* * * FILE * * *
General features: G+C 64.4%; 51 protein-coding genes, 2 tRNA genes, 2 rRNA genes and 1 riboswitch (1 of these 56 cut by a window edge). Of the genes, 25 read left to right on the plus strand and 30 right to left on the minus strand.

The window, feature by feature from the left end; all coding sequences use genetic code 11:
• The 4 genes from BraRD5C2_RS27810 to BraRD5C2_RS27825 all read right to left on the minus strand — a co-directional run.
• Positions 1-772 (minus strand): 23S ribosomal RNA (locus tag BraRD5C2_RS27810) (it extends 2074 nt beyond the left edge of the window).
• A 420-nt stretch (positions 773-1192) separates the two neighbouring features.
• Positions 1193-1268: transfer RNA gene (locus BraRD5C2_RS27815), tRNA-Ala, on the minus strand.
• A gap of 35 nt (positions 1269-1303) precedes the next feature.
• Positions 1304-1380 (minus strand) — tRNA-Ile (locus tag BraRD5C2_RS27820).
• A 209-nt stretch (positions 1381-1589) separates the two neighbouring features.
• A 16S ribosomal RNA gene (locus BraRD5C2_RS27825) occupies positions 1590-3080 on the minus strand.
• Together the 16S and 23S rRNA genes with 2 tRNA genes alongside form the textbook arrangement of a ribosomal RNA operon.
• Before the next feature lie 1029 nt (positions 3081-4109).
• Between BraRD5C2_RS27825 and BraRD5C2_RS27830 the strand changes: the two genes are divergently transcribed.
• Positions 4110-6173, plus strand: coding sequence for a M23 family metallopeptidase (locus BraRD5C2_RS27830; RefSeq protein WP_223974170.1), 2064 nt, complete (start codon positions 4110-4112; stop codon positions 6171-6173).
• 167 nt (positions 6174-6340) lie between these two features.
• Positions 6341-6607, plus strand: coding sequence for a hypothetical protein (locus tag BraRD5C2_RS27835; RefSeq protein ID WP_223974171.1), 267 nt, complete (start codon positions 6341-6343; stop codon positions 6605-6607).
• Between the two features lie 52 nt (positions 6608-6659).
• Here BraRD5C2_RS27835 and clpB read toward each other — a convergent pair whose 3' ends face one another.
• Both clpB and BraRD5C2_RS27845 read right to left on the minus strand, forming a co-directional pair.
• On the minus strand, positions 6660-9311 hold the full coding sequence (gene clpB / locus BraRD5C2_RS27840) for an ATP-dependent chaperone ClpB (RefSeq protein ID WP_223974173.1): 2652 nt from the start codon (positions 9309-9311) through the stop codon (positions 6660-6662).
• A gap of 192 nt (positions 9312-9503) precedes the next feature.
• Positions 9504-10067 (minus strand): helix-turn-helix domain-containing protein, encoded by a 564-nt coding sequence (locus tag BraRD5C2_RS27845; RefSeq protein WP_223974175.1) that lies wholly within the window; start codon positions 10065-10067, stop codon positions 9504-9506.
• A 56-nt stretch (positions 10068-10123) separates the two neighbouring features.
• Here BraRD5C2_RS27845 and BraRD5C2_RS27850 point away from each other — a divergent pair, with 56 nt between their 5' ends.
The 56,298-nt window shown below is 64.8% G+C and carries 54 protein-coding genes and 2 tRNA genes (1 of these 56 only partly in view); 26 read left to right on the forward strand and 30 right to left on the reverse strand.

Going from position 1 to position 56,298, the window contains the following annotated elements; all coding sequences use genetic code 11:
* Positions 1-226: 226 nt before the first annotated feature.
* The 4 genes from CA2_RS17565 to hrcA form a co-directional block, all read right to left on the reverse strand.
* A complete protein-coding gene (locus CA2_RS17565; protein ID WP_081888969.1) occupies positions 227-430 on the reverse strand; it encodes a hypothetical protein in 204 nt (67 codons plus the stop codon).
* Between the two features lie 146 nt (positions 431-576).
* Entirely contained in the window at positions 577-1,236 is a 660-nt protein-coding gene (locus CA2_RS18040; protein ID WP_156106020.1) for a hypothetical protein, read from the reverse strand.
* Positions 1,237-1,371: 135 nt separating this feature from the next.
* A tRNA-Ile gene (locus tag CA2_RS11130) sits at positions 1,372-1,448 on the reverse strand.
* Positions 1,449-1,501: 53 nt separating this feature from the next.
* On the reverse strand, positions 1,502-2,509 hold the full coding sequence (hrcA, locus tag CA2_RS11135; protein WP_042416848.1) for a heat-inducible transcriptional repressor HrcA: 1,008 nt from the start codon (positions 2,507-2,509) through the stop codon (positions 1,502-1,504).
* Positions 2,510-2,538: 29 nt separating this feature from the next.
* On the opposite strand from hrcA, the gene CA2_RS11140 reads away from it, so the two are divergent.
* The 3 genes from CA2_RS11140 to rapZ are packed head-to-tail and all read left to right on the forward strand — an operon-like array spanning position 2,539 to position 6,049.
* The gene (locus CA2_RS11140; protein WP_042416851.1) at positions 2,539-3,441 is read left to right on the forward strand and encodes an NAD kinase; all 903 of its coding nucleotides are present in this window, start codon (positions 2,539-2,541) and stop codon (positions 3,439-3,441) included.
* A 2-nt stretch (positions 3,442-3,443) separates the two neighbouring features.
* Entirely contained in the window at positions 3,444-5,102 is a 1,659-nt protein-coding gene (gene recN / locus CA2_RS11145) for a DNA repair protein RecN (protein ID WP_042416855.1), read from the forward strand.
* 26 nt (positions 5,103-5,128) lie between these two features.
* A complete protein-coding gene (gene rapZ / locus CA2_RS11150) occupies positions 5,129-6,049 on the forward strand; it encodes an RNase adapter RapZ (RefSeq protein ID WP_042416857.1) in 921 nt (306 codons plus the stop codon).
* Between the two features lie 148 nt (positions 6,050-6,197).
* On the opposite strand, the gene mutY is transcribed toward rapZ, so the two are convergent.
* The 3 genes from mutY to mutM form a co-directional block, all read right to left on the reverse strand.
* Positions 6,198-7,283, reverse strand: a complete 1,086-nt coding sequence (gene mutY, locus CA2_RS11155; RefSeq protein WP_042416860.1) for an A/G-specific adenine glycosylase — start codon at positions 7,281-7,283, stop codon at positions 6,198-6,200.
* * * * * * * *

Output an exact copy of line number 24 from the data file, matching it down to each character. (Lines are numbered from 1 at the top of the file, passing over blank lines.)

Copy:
• Here BraRD5C2_RS27845 and BraRD5C2_RS27850 point away from each other — a divergent pair, with 56 nt between their 5' ends.